Many of my readers may know about Gavrinis, but I’ll go on the assumption that it is new to everyone. Gavrinis is a small island off the coast of Brittany France. The island itself is uninhabited and is not remarkable in and of itself. However, the passage tomb that occupies a portion of the island is remarkable indeed. First, let’s look at where the island lies and how you can get to it if you want to visit.
Where is Gavrinis?
Here is the map showing Gavrinis and its proximity to Larmor-Baden. Visitors to the island travel by boat from Larmor-Baden.
The passage tomb on the island is home to some of the most amazing megalithic art in the world. Twenty-nine slabs make up the sides of the passage with twenty-three of the slabs highly decorated. Below are pictures of the carvings on the slabs.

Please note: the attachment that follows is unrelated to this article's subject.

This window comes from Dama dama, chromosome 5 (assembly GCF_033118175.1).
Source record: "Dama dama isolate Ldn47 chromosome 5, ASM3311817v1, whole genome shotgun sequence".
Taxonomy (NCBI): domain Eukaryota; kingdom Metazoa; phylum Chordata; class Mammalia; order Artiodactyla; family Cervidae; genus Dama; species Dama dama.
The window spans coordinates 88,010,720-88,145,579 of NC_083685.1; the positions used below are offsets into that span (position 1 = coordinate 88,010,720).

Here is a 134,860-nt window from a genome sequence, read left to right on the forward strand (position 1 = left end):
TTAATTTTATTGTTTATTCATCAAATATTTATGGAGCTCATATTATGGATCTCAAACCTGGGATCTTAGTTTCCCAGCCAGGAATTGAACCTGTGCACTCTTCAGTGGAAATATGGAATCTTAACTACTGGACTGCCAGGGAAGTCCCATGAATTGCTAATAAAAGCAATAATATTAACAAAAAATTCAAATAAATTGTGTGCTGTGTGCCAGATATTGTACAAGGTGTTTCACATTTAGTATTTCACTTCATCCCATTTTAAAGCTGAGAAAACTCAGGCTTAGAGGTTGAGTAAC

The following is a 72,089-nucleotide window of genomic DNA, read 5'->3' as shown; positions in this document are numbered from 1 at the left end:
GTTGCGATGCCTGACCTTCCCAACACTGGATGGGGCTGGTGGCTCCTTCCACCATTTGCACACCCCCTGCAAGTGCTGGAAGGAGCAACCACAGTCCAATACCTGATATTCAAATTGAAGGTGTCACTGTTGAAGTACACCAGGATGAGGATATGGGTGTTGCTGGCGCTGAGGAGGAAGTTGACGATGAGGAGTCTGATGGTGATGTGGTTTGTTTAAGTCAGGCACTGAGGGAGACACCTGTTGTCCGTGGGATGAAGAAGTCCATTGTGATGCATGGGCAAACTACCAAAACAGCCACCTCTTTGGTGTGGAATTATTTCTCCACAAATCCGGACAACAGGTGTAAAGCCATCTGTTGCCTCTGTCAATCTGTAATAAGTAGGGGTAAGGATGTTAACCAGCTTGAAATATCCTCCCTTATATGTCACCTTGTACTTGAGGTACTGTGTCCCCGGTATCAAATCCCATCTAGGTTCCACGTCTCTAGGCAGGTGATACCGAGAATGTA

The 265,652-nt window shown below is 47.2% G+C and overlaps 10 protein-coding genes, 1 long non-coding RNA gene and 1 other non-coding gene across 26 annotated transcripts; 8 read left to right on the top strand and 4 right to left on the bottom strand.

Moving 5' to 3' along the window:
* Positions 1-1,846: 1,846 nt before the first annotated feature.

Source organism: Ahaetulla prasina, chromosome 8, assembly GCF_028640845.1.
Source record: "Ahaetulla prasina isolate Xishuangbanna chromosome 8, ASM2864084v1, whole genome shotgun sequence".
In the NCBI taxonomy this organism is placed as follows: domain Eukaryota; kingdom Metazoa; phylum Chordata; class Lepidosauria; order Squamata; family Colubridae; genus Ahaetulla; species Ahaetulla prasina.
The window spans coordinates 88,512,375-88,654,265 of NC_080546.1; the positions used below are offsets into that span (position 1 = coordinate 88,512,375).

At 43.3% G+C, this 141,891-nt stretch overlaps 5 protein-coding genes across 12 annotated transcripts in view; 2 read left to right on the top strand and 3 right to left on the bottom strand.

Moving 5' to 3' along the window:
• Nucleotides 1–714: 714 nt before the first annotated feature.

Experts estimate the site was built about 3500 BC and use stopped about 3000 BC. As an archaeological find, I think they are cool and to think about the people who inhabited the area and how they lived 5000 years ago is amazing. But, since we want to explore mysterious things, what do the carvings mean?
Wikipedia tells us there are common items like axes and staffs carved into the stones. They speculate a horn-like symbol might represent cattle. However, what do the lines and whorls mean? Conspiracy theorists claim they can find evidence of advanced mathematical knowledge in the carvings. Things like the number of days in a year, the circumference of the earth, and, perhaps most importantly, the constant Pi. If true, one has to wonder where such knowledge came from and why it was depicted in the carvings? Did aliens bring the knowledge? Was this an outpost of Atlantis? Of course, we won’t know the answer to these questions, but it is fun to speculate.
What do you think? Are the carvings simply decorative or are they indicative of advanced knowledge lost over time? If the latter, where do you think it originated? I’m curious to know your thoughts, so leave a comment and let me know!